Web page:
Wild and Raucous! The Crow
Aug 03, 2015 10:00AM ● Published by Elena Hutslar
By Norma Bishop
You see and hear them everywhere—jostling each other in parks, strolling brazenly through mall parking lots, waking you in the morning—crows! The very word “raucous” sounds like a crow. Not just rowdy, however, they are among the most intelligent and intriguing of birds.
Some consider them pests: nuisances that chase other birds from feeders and sometimes prey on the young of other birds. And there are the literary references to “a murder of crows.” But, as the Cornell Laboratory of Ornithology points out, crows are only one of a number of predators that may kill songbirds. (Feral and domestic cats are far more devastating songbird predators.)
At Lindsay Wildlife Experience, one of the nation’s oldest and largest wildlife rehabilitation hospitals, we’ve treated many crows this season. People who share a fondness for these personable creatures bring them in. As if we needed proof that wildlife is more in danger from humans than we from them, our first crow patient was a gunshot victim with a shattered wing. Most of the 179 crows brought in this season were found alongside a road and likely injured when struck by a car. (You may also have seen a car deliberately seem to swerve to hit a crow scavenging on the road.) Their injuries are most often broken wings and legs.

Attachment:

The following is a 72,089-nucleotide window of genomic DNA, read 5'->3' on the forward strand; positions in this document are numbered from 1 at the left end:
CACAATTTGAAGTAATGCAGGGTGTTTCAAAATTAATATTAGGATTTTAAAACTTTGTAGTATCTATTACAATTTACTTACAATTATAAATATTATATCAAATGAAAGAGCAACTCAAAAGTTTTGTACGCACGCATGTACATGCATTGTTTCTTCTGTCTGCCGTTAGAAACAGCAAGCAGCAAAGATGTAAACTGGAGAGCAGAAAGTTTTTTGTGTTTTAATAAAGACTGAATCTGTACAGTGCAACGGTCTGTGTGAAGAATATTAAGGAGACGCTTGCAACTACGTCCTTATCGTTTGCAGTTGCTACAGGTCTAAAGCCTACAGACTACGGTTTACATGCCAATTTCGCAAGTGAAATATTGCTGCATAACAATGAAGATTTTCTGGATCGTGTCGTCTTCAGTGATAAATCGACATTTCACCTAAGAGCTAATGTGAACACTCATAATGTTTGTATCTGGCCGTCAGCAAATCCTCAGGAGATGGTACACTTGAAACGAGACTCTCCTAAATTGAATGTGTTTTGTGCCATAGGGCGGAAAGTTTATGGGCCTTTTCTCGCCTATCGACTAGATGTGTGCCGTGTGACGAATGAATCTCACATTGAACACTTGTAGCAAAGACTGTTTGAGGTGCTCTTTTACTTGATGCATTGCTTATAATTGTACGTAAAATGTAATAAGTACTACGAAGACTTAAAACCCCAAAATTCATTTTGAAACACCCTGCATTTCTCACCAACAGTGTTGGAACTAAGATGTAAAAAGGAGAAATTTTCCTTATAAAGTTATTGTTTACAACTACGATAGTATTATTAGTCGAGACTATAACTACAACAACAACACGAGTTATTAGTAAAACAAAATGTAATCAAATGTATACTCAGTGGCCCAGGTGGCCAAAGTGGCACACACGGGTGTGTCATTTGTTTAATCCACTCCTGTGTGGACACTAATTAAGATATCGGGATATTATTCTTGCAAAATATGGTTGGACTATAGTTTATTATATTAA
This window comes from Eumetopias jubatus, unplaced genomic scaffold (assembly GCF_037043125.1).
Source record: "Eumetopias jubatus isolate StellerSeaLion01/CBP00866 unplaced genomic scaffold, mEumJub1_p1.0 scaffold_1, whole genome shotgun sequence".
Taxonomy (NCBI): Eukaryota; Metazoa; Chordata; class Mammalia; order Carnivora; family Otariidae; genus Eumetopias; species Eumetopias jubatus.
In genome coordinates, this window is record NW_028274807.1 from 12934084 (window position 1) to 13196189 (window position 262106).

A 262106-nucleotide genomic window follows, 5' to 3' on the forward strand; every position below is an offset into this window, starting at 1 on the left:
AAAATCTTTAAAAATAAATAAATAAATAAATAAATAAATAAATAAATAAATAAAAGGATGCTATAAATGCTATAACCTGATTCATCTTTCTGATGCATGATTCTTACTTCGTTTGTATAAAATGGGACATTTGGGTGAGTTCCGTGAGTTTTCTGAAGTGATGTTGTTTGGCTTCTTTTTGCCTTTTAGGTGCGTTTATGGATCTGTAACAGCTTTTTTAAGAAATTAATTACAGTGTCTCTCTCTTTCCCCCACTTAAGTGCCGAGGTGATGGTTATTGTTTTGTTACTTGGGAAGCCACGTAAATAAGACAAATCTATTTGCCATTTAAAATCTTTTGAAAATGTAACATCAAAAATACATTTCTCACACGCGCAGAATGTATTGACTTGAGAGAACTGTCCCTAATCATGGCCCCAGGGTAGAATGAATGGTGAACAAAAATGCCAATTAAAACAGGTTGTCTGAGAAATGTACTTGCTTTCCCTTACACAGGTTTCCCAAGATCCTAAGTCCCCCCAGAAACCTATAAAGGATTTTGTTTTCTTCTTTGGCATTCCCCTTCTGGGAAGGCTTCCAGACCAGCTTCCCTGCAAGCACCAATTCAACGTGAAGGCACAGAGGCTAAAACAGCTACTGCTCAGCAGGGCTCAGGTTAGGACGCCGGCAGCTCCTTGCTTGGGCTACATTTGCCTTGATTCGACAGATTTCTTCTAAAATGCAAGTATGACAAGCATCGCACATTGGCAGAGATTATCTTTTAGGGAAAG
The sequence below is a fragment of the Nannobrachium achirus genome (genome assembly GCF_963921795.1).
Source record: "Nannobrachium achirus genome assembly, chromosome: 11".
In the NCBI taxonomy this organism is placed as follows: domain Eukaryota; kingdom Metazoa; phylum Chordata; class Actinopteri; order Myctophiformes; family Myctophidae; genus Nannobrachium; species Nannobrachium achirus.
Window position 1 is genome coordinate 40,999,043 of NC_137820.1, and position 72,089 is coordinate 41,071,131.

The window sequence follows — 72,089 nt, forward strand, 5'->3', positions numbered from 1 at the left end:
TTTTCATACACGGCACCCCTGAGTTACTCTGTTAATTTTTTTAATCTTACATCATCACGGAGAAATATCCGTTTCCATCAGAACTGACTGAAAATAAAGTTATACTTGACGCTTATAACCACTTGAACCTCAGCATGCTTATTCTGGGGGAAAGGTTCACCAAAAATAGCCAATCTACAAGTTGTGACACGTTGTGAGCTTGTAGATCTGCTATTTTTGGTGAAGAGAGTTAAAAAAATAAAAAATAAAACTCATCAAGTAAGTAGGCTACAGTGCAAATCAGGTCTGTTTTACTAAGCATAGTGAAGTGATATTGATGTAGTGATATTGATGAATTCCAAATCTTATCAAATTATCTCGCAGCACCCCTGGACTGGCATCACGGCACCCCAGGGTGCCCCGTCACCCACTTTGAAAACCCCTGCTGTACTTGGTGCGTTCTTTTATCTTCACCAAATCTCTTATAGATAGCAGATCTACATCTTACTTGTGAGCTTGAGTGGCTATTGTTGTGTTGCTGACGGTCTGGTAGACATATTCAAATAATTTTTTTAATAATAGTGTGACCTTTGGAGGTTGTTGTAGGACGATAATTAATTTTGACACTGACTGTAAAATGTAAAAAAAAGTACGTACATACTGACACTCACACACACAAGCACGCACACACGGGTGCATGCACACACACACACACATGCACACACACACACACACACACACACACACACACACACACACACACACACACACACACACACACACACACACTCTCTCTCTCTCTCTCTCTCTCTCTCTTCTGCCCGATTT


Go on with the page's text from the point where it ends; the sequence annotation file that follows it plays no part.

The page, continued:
Unfortunately, only 44 of this season’s crow patients are likely to be successfully treated and released. Crows are difficult to treat, partly because they are so intelligent and social. Crows have been known to “hospice” sick or injured individual birds. Juveniles of the previous season frequently tend younger birds. Without the parenting and social nurturing of their own kind, young birds may become imprinted on human caretakers, further complicating their treatment and release.
The crow is a fascinating rapscallion, a creature that can make us pause, watch, and perhaps come to understand the complex world we share with him. In many ways, crows are like us—social, intelligent, playful, and predatory at times. Take time to observe them at play, using tools, socializing, and you’ll learn more about crows and, perhaps, yourself.
If you’d really like to be amazed by crows, read Lyanda Lynn Haupt’s Crow Planet. For more about other corvids (the corvidae family of crows, ravens, jays, and magpies) and the geniuses of the bird world, explore Cornell Laboratory of Ornithology’s website, www.birds.cornell.edu . If you’d like to help Lindsay save crows and other California wildlife, there are opportunities to volunteer and donate at www.lindsaywildlife.org.
(Please know it is illegal to make pets of crows or any native wild bird.)